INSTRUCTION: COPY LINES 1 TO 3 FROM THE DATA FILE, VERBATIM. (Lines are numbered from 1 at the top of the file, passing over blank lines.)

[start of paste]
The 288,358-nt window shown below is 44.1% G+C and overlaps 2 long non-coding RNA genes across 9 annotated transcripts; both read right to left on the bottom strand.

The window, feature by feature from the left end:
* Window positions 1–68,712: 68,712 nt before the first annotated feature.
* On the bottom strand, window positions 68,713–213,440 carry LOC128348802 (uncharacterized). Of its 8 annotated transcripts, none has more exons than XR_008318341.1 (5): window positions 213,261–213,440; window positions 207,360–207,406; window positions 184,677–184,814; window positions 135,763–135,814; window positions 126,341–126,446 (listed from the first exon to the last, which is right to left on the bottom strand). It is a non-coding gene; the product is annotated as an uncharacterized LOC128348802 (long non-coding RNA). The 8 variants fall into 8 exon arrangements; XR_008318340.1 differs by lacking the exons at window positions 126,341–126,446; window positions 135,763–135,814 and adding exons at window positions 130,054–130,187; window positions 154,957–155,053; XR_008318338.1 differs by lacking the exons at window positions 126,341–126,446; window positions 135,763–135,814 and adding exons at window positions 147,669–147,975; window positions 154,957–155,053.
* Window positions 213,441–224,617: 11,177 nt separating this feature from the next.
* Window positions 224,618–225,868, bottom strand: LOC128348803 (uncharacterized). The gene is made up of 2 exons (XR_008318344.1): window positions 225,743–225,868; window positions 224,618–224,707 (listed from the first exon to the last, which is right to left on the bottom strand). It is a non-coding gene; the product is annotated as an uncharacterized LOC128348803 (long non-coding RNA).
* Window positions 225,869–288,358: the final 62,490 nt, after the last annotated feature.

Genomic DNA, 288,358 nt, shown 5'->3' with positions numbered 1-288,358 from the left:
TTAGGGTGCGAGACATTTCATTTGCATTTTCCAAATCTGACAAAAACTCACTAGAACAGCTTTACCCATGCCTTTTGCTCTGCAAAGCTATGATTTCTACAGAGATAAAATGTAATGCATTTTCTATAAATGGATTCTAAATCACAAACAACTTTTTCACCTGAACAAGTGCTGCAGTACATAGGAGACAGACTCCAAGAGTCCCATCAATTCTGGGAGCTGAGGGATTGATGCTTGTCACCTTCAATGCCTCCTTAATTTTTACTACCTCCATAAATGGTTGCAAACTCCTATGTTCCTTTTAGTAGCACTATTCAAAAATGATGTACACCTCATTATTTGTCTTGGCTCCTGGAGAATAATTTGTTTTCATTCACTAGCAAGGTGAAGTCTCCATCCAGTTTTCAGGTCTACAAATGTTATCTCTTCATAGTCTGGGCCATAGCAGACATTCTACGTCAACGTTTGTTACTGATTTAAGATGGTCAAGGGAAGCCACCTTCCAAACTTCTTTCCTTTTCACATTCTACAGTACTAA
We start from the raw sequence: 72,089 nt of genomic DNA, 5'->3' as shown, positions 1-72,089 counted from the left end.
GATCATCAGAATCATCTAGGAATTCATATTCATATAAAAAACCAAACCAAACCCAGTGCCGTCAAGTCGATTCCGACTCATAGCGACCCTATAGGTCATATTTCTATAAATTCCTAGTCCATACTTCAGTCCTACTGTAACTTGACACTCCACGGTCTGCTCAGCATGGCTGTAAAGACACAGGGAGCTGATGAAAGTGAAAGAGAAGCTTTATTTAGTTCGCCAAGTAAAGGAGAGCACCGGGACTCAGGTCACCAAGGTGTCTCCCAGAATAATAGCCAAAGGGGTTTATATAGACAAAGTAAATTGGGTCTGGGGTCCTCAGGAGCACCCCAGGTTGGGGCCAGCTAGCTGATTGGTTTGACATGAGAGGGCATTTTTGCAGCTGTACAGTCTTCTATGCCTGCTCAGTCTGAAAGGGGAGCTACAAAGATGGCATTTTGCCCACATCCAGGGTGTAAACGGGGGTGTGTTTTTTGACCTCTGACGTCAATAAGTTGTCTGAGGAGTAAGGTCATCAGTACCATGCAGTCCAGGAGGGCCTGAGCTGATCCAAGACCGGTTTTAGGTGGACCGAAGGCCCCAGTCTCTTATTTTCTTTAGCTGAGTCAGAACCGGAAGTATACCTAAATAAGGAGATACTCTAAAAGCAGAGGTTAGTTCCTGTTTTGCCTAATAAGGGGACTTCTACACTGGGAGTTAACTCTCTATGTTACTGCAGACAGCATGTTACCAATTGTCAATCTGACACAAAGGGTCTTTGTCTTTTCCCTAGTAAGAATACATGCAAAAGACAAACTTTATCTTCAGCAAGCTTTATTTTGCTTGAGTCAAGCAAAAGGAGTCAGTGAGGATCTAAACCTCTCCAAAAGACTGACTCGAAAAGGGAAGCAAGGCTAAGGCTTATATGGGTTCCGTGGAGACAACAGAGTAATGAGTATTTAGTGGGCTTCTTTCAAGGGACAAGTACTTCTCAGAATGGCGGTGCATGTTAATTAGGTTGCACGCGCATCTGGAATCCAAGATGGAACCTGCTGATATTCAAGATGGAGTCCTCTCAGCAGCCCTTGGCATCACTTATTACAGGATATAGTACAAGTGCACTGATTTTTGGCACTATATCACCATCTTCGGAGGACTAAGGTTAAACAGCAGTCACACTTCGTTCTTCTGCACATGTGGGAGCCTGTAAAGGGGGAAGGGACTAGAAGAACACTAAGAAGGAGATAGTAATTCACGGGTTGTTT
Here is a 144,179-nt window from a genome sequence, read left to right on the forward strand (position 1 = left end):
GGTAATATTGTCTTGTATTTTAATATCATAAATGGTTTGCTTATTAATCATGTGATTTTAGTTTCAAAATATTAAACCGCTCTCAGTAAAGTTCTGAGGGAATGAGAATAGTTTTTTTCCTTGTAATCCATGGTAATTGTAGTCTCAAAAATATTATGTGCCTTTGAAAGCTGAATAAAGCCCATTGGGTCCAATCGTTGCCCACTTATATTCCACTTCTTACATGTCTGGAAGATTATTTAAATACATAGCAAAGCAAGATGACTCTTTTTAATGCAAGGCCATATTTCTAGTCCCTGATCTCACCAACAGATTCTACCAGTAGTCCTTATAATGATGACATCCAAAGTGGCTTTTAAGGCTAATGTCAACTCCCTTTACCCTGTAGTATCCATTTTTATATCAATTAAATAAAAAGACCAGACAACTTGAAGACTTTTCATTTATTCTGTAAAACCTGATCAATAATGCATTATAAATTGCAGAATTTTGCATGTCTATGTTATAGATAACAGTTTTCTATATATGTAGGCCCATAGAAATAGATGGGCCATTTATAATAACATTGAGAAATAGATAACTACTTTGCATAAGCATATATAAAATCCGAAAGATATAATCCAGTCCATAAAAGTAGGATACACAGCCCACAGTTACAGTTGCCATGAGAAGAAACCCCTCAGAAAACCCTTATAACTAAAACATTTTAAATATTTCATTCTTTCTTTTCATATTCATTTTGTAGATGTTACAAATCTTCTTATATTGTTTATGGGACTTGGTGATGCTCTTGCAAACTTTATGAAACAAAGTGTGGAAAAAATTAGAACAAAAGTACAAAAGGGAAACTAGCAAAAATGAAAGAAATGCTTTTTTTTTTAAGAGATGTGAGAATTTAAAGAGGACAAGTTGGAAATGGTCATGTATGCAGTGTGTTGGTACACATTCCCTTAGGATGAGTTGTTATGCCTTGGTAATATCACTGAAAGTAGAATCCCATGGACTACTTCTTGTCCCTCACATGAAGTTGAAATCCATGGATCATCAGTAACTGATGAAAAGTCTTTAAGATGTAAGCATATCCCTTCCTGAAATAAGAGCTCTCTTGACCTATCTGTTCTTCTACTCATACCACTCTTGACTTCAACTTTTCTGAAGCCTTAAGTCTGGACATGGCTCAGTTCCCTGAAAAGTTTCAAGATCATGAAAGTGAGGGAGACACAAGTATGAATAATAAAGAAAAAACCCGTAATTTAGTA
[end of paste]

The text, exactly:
The 288,358-nt window shown below is 44.1% G+C and overlaps 2 long non-coding RNA genes across 9 annotated transcripts; both read right to left on the bottom strand.

The window, feature by feature from the left end:
* Window positions 1–68,712: 68,712 nt before the first annotated feature.